What is “Beer Metal” and Why Does It Suck? (guest entry)

Article by Jason, aka Lonegoat from the Necroclassical project Goatcraft and the host of the Necropolis podcast

Beer metal is a shallow take on the genre of metal that values accessibility and mainstream appeal, often featuring simple and catchy hooks and anthemic choruses. In the case of beer metal in death metal, Amon Amarth, Unleashed, and Runemagick are among the notable bands that demonstrate technical proficiency and musicianship while catering to the tastes of a wider undiscerning and often inebriated audience. Beer metal is characterized by its intentional prioritization of comprehensibility and relatability over compositional and harmonic complexity or musical experimentation. Despite the intricate riffs and elaborate instrumentation sometimes present in beer metal, these elements typically serve the broader objective of shaping memorable, easily-grasped pieces that appeal to a diverse range of listeners who look at music as a form of adornment; mere decoration for the identities that they wish to socially project.

It is important to note that beer metal does not require lyrical references to alcohol or beer, although some bands like Tankard embrace this theme explicitly. Conversely, bands like Amon Amarth, Unleashed, and Goatwhore may not openly market themselves as beer metal, yet their music aligns clearly with this superficial form of music. Their focus on creating entertaining and accessible music for festival environments often comes at the expense of genuine expression and potency. While bands may cater to a broad range of listeners seeking a fun and energizing experience, those seeking more challenging or authentic music find beer metal’s bourgeois countenance unsatisfying. For those with such discernment, music should be more than something for people to bob their inebriated heads to. 

In a society that values success and popularity above all else, it can be easy for musicians to fall into the trap of prioritizing commercial viability over creative authenticity. However, this approach ultimately limits artistic expression and undermines the very essence of what makes music so powerful. By pandering to the lowest common denominator, musicians sacrifice their individuality and end up manufacturing music that is derivative and uninspired.

Therefore, it is important for musicians to resist the temptation to conform to societal expectations and instead strive for authenticity in their music. This means fashioning music that is more aligned with their own perceptions and experiences rather than simply catering to the lack of discernment of the general metal public. By doing so, musicians are able to tap into their own unique creative potential, creating music that is truly meaningful and fulfilling.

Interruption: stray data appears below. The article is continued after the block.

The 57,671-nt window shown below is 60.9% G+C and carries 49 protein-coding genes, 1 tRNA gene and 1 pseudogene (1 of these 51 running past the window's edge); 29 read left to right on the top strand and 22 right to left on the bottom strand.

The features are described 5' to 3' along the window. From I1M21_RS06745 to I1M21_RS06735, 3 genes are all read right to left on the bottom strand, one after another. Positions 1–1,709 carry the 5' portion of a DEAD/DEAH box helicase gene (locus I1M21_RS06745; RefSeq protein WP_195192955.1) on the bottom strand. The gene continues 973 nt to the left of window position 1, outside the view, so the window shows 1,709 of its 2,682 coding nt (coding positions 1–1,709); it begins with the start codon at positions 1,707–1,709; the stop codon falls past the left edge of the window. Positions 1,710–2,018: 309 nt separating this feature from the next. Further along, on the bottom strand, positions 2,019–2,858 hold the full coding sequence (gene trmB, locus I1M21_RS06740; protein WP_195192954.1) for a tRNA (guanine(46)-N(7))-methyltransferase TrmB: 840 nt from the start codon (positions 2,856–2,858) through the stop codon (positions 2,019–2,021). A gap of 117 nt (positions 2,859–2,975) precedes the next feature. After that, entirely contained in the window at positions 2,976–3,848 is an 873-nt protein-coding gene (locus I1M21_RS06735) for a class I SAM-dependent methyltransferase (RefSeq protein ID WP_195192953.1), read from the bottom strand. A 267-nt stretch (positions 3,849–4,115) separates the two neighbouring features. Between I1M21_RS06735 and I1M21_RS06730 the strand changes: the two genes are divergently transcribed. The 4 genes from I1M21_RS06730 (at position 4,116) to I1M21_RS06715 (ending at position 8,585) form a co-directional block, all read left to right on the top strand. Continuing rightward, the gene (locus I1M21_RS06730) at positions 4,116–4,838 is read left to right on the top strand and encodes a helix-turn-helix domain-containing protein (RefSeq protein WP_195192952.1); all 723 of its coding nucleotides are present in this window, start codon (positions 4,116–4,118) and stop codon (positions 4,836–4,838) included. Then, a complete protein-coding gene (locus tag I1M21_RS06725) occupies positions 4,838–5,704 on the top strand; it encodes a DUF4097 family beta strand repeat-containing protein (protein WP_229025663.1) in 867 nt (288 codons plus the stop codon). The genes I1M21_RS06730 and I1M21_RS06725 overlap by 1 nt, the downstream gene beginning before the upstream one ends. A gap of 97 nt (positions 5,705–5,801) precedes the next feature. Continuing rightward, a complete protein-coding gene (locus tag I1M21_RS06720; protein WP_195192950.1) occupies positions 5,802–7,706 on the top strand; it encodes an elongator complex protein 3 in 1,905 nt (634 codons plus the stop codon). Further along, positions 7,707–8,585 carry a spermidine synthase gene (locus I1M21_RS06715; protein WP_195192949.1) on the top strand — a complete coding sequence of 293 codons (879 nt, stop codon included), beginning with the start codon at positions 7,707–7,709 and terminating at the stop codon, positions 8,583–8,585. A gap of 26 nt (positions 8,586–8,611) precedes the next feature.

Of course, achieving authenticity in music is no easy feat. It requires a deep level of introspection and self-awareness, as well as a willingness to take risks and push boundaries. Additionally, it may entail a degree of vulnerability and exposure, as musicians must be willing to share their innermost character with the world. However, the rewards of such an approach are immense, both for the musician and the listener.

For the musician, forging authentic music can be a cathartic and transformative experience. By channelling their own unique perspectives and idiosyncrasies into their music, musicians are able to express themselves in a way that is honest and raw. This not only allows them to connect with their own emotions but also resonates with listeners on a deeper level.

For the listener, authentic music can be a powerful and transformative experience as well. By connecting with the authentic expression of the music, listeners are able to gain a greater understanding of themselves and the world around them. In this way, music becomes more than just a form of entertainment but a means of personal growth and self-discovery.

In conclusion, while beer metal may achieve success and popularity by prioritizing accessibility and mainstream appeal, it ultimately undermines the authenticity and creative potential of the musicians involved. Instead, capable musicians should strive for authenticity in their music, creating music that is more aligned with who they actually are. Deviation from being true to oneself, such as creating beer metal, is for the false and the demiurge does laugh at those fools.

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